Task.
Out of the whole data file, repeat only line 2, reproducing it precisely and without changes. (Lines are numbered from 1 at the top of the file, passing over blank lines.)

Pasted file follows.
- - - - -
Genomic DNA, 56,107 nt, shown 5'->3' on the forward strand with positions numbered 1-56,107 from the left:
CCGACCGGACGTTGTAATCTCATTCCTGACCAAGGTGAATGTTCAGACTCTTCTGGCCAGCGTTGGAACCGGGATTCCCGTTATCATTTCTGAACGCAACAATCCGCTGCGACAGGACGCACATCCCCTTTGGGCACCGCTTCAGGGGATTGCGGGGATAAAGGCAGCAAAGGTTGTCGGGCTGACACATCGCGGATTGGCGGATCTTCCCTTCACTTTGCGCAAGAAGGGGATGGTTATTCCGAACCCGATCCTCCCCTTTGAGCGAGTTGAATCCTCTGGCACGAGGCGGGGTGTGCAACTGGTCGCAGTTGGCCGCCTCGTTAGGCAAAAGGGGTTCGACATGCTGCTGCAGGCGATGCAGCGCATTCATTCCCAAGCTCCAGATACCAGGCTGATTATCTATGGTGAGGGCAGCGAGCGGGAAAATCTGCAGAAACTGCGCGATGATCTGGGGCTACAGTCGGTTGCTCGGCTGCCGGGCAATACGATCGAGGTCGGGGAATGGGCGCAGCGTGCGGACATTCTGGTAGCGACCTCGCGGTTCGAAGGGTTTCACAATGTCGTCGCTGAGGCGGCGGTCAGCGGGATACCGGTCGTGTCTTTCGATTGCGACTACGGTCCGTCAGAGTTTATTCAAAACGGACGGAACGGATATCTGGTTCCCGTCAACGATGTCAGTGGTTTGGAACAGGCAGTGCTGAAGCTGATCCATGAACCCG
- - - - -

CCGACCGGACGTTGTAATCTCATTCCTGACCAAGGTGAATGTTCAGACTCTTCTGGCCAGCGTTGGAACCGGGATTCCCGTTATCATTTCTGAACGCAACAATCCGCTGCGACAGGACGCACATCCCCTTTGGGCACCGCTTCAGGGGATTGCGGGGATAAAGGCAGCAAAGGTTGTCGGGCTGACACATCGCGGATTGGCGGATCTTCCCTTCACTTTGCGCAAGAAGGGGATGGTTATTCCGAACCCGATCCTCCCCTTTGAGCGAGTTGAATCCTCTGGCACGAGGCGGGGTGTGCAACTGGTCGCAGTTGGCCGCCTCGTTAGGCAAAAGGGGTTCGACATGCTGCTGCAGGCGATGCAGCGCATTCATTCCCAAGCTCCAGATACCAGGCTGATTATCTATGGTGAGGGCAGCGAGCGGGAAAATCTGCAGAAACTGCGCGATGATCTGGGGCTACAGTCGGTTGCTCGGCTGCCGGGCAATACGATCGAGGTCGGGGAATGGGCGCAGCGTGCGGACATTCTGGTAGCGACCTCGCGGTTCGAAGGGTTTCACAATGTCGTCGCTGAGGCGGCGGTCAGCGGGATACCGGTCGTGTCTTTCGATTGCGACTACGGTCCGTCAGAGTTTATTCAAAACGGACGGAACGGATATCTGGTTCCCGTCAACGATGTCAGTGGTTTGGAACAGGCAGTGCTGAAGCTGATCCATGAACCCG